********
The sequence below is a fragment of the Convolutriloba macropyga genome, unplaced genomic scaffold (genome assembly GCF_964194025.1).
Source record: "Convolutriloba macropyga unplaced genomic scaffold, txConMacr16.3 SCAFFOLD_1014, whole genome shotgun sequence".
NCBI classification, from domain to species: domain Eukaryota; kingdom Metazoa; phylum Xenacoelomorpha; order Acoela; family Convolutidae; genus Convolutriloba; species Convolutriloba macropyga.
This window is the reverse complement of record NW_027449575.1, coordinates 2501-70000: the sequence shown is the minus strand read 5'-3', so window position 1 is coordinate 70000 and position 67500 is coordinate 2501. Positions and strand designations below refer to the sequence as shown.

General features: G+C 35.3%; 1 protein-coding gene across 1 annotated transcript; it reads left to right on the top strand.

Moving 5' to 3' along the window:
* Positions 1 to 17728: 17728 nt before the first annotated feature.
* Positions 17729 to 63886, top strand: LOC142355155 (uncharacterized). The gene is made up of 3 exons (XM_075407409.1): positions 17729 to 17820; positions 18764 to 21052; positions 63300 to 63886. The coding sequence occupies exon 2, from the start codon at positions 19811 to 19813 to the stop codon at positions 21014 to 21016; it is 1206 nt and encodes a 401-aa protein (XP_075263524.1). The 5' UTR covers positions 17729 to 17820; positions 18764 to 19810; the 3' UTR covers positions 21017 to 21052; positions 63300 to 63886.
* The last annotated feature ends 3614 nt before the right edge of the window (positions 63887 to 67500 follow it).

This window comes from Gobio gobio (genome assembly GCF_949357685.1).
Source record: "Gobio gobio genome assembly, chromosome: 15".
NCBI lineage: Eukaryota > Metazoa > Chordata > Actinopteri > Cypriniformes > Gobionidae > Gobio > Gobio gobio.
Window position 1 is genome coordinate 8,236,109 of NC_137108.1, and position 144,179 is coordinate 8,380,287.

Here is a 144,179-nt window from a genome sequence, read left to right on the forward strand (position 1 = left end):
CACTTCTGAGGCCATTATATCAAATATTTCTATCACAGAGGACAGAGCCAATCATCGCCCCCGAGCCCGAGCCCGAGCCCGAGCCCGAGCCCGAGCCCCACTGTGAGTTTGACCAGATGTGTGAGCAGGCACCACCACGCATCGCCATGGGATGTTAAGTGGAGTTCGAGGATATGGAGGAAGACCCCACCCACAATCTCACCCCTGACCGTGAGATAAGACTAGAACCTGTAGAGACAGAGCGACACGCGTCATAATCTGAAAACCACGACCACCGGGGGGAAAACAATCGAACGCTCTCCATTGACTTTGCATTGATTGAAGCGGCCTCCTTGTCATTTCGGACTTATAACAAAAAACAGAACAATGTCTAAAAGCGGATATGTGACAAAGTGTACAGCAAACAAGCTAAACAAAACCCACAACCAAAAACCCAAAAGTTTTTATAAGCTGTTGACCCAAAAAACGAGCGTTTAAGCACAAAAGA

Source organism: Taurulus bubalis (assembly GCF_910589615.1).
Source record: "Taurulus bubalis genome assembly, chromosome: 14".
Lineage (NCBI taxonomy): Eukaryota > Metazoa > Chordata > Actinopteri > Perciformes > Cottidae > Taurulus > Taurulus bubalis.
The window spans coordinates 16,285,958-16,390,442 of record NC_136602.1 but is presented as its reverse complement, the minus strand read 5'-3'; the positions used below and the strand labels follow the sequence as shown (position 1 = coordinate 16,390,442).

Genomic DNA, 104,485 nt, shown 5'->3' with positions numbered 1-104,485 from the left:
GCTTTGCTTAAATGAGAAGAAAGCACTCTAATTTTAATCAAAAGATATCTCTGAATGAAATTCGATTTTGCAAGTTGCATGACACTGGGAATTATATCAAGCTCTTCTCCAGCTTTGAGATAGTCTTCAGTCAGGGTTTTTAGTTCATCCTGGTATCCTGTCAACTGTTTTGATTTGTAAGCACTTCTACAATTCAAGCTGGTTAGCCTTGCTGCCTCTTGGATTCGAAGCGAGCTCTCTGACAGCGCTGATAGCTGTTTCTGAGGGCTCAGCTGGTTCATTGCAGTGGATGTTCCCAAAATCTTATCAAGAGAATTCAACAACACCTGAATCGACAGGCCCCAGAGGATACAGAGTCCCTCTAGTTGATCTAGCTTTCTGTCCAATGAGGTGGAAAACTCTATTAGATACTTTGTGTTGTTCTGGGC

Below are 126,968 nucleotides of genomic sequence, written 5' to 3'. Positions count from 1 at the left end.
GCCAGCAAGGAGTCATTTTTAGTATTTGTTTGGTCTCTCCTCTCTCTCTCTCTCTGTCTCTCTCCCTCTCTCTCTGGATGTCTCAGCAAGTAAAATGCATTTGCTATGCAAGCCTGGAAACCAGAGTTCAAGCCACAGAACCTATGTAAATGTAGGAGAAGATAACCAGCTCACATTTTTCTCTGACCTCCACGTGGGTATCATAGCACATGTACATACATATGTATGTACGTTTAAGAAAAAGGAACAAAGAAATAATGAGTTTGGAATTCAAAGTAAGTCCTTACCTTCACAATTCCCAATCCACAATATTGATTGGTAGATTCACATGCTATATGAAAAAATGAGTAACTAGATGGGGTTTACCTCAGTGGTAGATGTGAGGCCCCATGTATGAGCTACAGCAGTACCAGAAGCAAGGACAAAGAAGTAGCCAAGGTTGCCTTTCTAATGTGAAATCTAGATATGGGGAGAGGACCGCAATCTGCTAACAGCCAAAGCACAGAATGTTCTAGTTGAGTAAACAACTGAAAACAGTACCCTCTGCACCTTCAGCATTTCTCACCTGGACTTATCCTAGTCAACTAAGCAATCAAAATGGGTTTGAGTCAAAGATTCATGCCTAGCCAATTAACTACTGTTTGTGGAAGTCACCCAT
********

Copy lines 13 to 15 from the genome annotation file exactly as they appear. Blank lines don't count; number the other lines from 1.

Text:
Window position 1 is genome coordinate 8,236,109 of NC_137108.1, and position 144,179 is coordinate 8,380,287.

Here is a 144,179-nt window from a genome sequence, read left to right on the forward strand (position 1 = left end):
CACTTCTGAGGCCATTATATCAAATATTTCTATCACAGAGGACAGAGCCAATCATCGCCCCCGAGCCCGAGCCCGAGCCCGAGCCCGAGCCCGAGCCCCACTGTGAGTTTGACCAGATGTGTGAGCAGGCACCACCACGCATCGCCATGGGATGTTAAGTGGAGTTCGAGGATATGGAGGAAGACCCCACCCACAATCTCACCCCTGACCGTGAGATAAGACTAGAACCTGTAGAGACAGAGCGACACGCGTCATAATCTGAAAACCACGACCACCGGGGGGAAAACAATCGAACGCTCTCCATTGACTTTGCATTGATTGAAGCGGCCTCCTTGTCATTTCGGACTTATAACAAAAAACAGAACAATGTCTAAAAGCGGATATGTGACAAAGTGTACAGCAAACAAGCTAAACAAAACCCACAACCAAAAACCCAAAAGTTTTTATAAGCTGTTGACCCAAAAAACGAGCGTTTAAGCACAAAAGA